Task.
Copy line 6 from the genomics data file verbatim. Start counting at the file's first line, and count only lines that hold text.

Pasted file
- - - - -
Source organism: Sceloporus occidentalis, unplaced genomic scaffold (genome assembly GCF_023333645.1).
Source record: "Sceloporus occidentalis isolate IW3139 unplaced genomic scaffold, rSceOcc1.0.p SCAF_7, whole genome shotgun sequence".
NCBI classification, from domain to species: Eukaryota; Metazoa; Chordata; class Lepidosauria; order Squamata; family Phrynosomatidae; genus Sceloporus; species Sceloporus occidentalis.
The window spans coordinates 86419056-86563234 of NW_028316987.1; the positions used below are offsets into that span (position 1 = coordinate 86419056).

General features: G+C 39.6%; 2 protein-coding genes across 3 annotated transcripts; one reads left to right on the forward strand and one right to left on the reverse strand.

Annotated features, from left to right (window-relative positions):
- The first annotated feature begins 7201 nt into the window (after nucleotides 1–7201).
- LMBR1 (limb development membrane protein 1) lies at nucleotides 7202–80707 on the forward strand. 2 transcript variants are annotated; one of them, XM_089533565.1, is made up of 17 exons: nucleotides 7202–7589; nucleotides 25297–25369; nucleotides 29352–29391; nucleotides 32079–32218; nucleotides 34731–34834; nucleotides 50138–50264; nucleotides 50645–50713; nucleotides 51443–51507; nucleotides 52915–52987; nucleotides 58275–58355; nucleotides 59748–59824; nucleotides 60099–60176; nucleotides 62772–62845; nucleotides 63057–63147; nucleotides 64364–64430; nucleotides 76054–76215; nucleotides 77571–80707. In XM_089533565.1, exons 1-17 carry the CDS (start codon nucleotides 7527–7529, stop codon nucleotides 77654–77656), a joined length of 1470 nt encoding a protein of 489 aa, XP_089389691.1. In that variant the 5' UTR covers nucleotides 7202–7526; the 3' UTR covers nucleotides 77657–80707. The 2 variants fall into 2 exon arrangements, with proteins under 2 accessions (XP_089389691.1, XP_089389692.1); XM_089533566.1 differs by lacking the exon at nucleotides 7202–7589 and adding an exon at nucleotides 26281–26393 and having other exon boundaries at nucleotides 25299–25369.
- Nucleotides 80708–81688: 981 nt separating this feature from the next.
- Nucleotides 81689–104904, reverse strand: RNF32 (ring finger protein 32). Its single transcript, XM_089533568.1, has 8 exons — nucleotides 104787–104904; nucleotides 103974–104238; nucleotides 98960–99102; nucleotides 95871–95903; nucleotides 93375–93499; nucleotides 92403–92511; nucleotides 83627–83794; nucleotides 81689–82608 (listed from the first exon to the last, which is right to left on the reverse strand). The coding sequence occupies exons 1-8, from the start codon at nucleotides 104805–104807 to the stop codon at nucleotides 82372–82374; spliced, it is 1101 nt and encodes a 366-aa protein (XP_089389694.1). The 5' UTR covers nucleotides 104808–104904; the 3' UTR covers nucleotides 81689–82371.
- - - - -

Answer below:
Annotated features, from left to right (window-relative positions):